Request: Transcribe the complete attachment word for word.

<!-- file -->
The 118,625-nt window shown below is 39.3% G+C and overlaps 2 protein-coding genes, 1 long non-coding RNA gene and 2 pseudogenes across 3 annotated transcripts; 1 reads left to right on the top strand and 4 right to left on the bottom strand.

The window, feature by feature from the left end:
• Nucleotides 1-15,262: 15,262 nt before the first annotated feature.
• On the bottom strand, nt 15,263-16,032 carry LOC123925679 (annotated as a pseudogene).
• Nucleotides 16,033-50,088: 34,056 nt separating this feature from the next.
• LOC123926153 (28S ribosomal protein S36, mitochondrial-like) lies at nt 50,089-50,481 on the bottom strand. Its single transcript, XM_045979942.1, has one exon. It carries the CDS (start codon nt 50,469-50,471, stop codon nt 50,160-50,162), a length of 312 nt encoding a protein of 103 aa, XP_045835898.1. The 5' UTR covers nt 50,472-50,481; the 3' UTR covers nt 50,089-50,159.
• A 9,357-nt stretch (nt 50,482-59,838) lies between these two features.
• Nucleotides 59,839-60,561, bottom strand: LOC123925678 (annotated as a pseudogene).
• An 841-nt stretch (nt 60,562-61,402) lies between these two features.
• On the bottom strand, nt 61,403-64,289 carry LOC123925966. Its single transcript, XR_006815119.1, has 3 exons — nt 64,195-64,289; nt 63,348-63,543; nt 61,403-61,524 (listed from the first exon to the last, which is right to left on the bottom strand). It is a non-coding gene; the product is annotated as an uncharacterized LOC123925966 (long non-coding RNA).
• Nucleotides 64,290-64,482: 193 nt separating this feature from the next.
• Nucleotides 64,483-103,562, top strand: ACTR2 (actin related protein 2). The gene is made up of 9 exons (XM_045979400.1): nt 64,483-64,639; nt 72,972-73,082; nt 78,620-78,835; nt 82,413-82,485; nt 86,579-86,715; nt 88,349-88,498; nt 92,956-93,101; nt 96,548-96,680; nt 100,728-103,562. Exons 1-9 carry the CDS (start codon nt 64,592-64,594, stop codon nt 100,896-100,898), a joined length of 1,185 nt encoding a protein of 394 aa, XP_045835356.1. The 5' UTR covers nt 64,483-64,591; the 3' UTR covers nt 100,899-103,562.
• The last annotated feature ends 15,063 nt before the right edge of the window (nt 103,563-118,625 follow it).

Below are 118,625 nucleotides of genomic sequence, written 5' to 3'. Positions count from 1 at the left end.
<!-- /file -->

The 118,625-nt window shown below is 39.3% G+C and overlaps 2 protein-coding genes, 1 long non-coding RNA gene and 2 pseudogenes across 3 annotated transcripts; 1 reads left to right on the top strand and 4 right to left on the bottom strand.

The window, feature by feature from the left end:
• Nucleotides 1-15,262: 15,262 nt before the first annotated feature.
• On the bottom strand, nt 15,263-16,032 carry LOC123925679 (annotated as a pseudogene).
• Nucleotides 16,033-50,088: 34,056 nt separating this feature from the next.
• LOC123926153 (28S ribosomal protein S36, mitochondrial-like) lies at nt 50,089-50,481 on the bottom strand. Its single transcript, XM_045979942.1, has one exon. It carries the CDS (start codon nt 50,469-50,471, stop codon nt 50,160-50,162), a length of 312 nt encoding a protein of 103 aa, XP_045835898.1. The 5' UTR covers nt 50,472-50,481; the 3' UTR covers nt 50,089-50,159.
• A 9,357-nt stretch (nt 50,482-59,838) lies between these two features.
• Nucleotides 59,839-60,561, bottom strand: LOC123925678 (annotated as a pseudogene).
• An 841-nt stretch (nt 60,562-61,402) lies between these two features.
• On the bottom strand, nt 61,403-64,289 carry LOC123925966. Its single transcript, XR_006815119.1, has 3 exons — nt 64,195-64,289; nt 63,348-63,543; nt 61,403-61,524 (listed from the first exon to the last, which is right to left on the bottom strand). It is a non-coding gene; the product is annotated as an uncharacterized LOC123925966 (long non-coding RNA).
• Nucleotides 64,290-64,482: 193 nt separating this feature from the next.
• Nucleotides 64,483-103,562, top strand: ACTR2 (actin related protein 2). The gene is made up of 9 exons (XM_045979400.1): nt 64,483-64,639; nt 72,972-73,082; nt 78,620-78,835; nt 82,413-82,485; nt 86,579-86,715; nt 88,349-88,498; nt 92,956-93,101; nt 96,548-96,680; nt 100,728-103,562. Exons 1-9 carry the CDS (start codon nt 64,592-64,594, stop codon nt 100,896-100,898), a joined length of 1,185 nt encoding a protein of 394 aa, XP_045835356.1. The 5' UTR covers nt 64,483-64,591; the 3' UTR covers nt 100,899-103,562.
• The last annotated feature ends 15,063 nt before the right edge of the window (nt 103,563-118,625 follow it).

Below are 118,625 nucleotides of genomic sequence, written 5' to 3'. Positions count from 1 at the left end.